37 Concept of refractoriness Extrastimulus is more closely coupled-first a subnormal phase 0 upstroke occurs (relative refractoriness) –less Na+ channels available Extrastimulus does not produce a phase 0 upstroke (absolute refractoriness)-no Na+channel available for activation

38 RRP-longest coupling interval of a premature impulse that result in prolonged conduction of premature impulse compared to basic drive ERP- longest coupling interval of a premature impulse that fails to propagate through the tissue FRP-minimum interval b/w two consecutively conducted impulses through the tissue Determination of ERP of a tissue requires that FRP of proximal tissue should be less than that

39 AVNRRP- longest A1A2 at A2H2 prolongation-380ms AVNFRP-shortest H1H2 interval-370ms AVNERP-longest A1A2 not conducted-280ms

40 S1 –S2 380 ms.slight prolongation of A-H interval.H-V remain same.pattern of activation in CS electrogram is different.

41 S1-S2 320 ms.atrial electrogram with no His potential recording. AVNERP-A1-A2 interval 330 ms. S2-A2>S1-A1 interval-atrial RRP

42 S1-S2 280 ms.no atrial capture-atrial ERP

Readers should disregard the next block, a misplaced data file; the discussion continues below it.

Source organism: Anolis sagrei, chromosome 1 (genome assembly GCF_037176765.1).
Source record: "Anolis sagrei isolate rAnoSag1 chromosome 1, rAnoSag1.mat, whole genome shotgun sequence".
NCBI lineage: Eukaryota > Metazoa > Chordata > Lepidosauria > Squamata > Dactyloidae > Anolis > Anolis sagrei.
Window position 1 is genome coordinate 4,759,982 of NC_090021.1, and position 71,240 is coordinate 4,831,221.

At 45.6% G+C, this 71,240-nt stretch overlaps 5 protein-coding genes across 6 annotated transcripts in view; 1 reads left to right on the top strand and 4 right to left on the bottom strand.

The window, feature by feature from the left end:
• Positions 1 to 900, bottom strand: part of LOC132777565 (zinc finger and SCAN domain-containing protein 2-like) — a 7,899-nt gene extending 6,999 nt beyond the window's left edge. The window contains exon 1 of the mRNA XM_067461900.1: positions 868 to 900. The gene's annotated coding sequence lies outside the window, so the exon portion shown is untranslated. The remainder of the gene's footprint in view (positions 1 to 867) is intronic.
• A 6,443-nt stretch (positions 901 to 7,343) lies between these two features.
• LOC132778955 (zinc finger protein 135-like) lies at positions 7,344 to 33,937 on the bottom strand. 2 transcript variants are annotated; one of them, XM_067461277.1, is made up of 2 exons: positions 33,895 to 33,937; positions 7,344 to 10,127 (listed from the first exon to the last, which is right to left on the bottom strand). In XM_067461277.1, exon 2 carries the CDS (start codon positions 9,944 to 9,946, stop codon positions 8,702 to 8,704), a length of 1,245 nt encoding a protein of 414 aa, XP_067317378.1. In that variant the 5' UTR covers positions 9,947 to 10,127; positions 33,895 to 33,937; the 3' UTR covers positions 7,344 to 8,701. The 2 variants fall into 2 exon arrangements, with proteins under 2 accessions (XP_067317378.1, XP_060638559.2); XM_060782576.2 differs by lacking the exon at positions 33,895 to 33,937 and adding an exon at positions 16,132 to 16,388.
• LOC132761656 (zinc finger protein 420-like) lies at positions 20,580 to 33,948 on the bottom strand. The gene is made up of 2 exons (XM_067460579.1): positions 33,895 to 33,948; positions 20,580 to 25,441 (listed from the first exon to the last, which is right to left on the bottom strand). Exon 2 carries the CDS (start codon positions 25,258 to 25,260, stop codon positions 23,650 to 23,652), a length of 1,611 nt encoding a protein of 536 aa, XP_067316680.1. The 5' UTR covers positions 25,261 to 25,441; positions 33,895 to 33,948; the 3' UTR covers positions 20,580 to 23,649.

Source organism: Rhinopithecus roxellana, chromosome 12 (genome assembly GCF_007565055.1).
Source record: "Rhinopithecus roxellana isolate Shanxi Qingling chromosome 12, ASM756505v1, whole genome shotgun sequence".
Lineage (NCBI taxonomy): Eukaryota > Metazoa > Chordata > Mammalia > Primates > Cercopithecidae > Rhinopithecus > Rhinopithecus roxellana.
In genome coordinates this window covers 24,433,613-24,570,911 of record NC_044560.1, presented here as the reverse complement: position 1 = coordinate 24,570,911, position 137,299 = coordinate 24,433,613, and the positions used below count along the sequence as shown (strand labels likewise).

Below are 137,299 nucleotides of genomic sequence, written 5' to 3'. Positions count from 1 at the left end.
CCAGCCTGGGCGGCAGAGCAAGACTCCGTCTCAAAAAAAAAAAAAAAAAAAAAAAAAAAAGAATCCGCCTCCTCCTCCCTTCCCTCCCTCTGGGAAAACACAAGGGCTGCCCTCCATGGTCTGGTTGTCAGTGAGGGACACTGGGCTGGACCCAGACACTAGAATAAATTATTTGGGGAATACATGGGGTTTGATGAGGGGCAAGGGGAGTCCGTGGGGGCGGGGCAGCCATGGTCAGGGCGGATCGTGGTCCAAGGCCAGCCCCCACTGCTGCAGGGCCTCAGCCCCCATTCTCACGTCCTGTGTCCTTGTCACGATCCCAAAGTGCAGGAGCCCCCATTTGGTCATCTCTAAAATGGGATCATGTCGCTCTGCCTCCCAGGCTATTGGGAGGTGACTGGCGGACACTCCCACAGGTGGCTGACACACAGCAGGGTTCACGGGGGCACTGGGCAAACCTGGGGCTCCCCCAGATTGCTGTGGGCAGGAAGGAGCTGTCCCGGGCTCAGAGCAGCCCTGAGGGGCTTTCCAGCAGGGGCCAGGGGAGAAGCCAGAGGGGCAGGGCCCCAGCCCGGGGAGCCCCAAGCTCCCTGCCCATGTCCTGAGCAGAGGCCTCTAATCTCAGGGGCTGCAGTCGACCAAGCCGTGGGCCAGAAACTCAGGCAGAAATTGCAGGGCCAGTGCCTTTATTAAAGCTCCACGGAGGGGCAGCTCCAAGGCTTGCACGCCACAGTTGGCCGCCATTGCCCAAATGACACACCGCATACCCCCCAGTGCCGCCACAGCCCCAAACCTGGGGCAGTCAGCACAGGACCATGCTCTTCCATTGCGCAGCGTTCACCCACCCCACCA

43 AVNERP cannot be calculated by this method if FRP of atria longer than ERP of AV node Earlier coupling intervals decrease refractoriness.multiple extrastimuli given-first one conditions atrial tissue to shorten refractory period so that a second closely coupled stimulus can be used to measure AVNERP

44 Atrial refractory period reached at 260 ms before AVN refractoriness could be calculated

45 In order to evaluate the properties of the AV node in the same patient, two atrial extrastimuli are delivered.First (S2) with a coupling interval of 280 ms and the second (S3) at 220 ms(S2 S3 interval gradually decreased until blocked).No conduction through the AV node a/w S3.AVNERP can now be calculated at 220 ms.

46 Dual AV node physiology An increase in the AH interval ≥50 ms caused by a decrease in the coupling interval of an atrial extrastimulus by 10 ms ERP of fast pathway has reached and conduction over the AV node has shifted from the usual fast pathway to a slow pathway Dual AV nodal physiology can be inferred from discontinuity in antegrade conduction curve of AV node More than one discontinuity suggest presence of multiple AV nodal pathways

47

48

49

50